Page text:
'A de facto closed league' - Celtic and Rangers await fate as concerns raised over Champions League proposals

Concerns have been raised over proposed changes to the Champions League – and how it would affect clubs such as Celtic and Rangers.

The proposed changes to the Champions League would come into effect in 2024. (Photo by FRANCK FIFE/AFP via Getty Images)
The proposed changes to the Champions League would come into effect in 2024. (Photo by FRANCK FIFE/AFP via Getty Images)

Offering clubs a qualifying place based on past performance in a new-look Champions League format would create a "de facto closed league", according to European Leagues president Lars-Christer Olsson.

European Leagues, which represents 37 domestic leagues across 30 countries, called together its members to a virtual meeting last Friday to present UEFA's proposals for the shape of European club competition from 2024 onwards.

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It raised concerns over UEFA's plans to offer a safety net to clubs who miss out on conventional qualification, with two extra places available to countries with automatic group-stage qualifying based on their co-efficient ranking, calculated on historic performance.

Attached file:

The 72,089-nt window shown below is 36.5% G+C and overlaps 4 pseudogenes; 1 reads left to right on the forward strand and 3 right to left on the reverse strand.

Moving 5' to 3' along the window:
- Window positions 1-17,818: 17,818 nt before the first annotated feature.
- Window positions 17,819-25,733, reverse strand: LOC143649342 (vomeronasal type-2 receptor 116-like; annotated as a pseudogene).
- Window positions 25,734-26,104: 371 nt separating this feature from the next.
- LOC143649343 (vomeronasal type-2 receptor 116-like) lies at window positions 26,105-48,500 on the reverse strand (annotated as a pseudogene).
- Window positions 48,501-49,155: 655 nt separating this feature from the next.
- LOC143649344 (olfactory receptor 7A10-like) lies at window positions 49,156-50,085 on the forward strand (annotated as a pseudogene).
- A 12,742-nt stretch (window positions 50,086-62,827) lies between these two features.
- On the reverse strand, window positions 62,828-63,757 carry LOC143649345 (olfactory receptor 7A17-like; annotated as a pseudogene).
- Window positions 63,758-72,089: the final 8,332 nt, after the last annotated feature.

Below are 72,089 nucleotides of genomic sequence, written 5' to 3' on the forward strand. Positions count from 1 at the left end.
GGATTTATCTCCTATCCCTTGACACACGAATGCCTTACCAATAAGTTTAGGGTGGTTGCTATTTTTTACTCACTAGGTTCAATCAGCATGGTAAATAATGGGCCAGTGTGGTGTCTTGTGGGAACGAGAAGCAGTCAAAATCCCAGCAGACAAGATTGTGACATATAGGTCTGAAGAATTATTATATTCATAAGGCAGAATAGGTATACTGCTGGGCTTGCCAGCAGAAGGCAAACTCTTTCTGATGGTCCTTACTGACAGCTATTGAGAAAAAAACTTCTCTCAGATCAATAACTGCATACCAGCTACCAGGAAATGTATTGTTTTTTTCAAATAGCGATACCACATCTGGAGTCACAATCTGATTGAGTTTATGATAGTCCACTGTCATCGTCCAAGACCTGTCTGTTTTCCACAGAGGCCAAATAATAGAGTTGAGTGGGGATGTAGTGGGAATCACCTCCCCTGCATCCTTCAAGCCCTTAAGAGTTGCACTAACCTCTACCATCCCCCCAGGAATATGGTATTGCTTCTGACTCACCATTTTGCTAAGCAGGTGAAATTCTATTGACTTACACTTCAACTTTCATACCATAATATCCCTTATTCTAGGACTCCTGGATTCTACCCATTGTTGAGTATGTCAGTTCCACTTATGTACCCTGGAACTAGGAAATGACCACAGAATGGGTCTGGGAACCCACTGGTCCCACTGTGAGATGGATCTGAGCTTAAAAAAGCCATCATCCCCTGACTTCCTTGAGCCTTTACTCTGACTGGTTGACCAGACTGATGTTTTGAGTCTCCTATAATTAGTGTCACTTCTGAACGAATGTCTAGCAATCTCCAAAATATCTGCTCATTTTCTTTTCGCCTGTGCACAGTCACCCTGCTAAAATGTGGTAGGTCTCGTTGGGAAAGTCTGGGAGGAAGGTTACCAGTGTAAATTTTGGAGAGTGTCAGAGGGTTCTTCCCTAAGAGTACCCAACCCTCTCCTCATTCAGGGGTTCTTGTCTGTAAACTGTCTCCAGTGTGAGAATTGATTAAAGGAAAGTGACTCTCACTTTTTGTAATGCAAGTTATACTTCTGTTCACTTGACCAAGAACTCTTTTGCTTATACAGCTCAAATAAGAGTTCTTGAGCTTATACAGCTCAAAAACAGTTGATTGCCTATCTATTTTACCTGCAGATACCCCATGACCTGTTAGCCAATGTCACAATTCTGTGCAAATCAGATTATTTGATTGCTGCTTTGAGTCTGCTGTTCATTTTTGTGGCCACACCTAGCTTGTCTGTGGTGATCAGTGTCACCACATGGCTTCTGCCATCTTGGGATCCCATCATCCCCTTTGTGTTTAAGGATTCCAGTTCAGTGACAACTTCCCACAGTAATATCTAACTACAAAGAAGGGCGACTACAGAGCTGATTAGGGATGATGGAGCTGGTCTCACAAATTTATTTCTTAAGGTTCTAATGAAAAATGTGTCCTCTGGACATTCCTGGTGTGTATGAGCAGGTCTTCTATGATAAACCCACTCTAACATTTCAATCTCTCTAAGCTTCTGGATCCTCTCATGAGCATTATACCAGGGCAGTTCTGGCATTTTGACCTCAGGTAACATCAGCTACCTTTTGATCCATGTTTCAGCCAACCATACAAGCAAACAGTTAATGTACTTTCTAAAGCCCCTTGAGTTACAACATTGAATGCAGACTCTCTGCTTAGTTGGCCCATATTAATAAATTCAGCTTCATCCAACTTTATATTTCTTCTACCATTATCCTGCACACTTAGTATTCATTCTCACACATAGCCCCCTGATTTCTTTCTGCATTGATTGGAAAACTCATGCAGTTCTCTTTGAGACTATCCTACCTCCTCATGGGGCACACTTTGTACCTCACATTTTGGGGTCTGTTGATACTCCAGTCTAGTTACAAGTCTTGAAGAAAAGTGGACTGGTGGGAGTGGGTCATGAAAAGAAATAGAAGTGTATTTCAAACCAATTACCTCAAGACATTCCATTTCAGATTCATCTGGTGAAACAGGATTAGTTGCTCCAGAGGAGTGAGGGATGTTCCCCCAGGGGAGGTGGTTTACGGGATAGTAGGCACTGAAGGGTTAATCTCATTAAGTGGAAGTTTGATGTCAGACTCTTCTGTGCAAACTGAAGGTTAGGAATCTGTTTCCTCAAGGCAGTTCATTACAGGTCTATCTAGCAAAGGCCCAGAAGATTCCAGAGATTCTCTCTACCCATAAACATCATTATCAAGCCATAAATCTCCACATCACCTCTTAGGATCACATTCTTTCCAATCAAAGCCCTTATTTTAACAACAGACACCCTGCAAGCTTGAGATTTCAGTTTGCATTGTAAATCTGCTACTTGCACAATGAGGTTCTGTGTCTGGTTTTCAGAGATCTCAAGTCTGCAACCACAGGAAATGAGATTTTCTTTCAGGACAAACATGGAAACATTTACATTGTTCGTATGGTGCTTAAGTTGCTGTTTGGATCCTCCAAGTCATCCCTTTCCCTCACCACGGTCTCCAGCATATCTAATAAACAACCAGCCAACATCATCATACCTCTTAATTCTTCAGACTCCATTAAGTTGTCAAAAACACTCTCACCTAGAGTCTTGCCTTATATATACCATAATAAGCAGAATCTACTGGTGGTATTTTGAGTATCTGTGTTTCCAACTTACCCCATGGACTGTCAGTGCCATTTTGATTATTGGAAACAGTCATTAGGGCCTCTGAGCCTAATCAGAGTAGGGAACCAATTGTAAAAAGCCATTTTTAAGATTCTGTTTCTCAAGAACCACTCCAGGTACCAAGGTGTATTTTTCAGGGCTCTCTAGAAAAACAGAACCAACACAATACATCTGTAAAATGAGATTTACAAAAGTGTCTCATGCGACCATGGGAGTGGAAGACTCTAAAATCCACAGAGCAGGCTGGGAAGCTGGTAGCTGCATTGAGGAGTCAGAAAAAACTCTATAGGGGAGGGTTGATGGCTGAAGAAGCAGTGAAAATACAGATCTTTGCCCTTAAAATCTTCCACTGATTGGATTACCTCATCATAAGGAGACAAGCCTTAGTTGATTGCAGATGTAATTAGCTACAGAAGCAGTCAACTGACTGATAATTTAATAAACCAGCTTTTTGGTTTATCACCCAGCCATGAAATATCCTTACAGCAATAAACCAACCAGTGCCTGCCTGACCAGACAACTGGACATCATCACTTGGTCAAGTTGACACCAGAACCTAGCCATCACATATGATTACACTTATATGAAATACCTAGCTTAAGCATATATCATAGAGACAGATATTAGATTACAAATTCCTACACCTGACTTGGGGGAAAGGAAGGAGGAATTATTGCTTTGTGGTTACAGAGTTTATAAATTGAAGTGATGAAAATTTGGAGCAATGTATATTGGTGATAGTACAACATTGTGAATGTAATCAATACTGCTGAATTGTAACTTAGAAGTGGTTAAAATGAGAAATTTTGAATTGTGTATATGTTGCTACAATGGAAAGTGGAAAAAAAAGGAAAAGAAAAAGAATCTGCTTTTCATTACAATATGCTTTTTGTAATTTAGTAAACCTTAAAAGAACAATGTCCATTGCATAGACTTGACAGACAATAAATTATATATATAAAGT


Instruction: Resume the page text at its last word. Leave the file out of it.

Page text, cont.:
A third place is understood to be available based on co-efficient ranking for countries without an automatic group-stage place.

The changes are widely viewed as an attempt by UEFA to appease Europe's heavyweight clubs and ward off the threat of a Super League.

A European Leagues statement issued on Friday referred to the "possible impact of access" to the competition and Olsson, a former UEFA chief executive, told The Times: "For me, it's a principle that the historic coefficient should not be part of an international competition at all.

"We will have a de facto closed Champions League."

UEFA's proposals could mean as many as six teams qualifying from a single league, such as the English Premier League, in future.

In addition to the three extra co-efficient places, France is understood to be being offered a fourth automatic position in an expanded 36-team group phase.

The teams would play in one league playing 10 matches each in a so-called 'Swiss system'.

European Leagues has expressed "strong concerns" about the calendar impact of the extra games, which would take the competition from 125 to 225 matches.

It is understood the leagues' view is that eight matches in the Swiss model - still an increase of two on the current group phase - was the most that could be accommodated in the current domestic calendar. Teams finishing between ninth and 24th would also play extra matches in order to play off for a place in the last 16.

UEFA is presenting the proposals to the 55 national associations on Tuesday.

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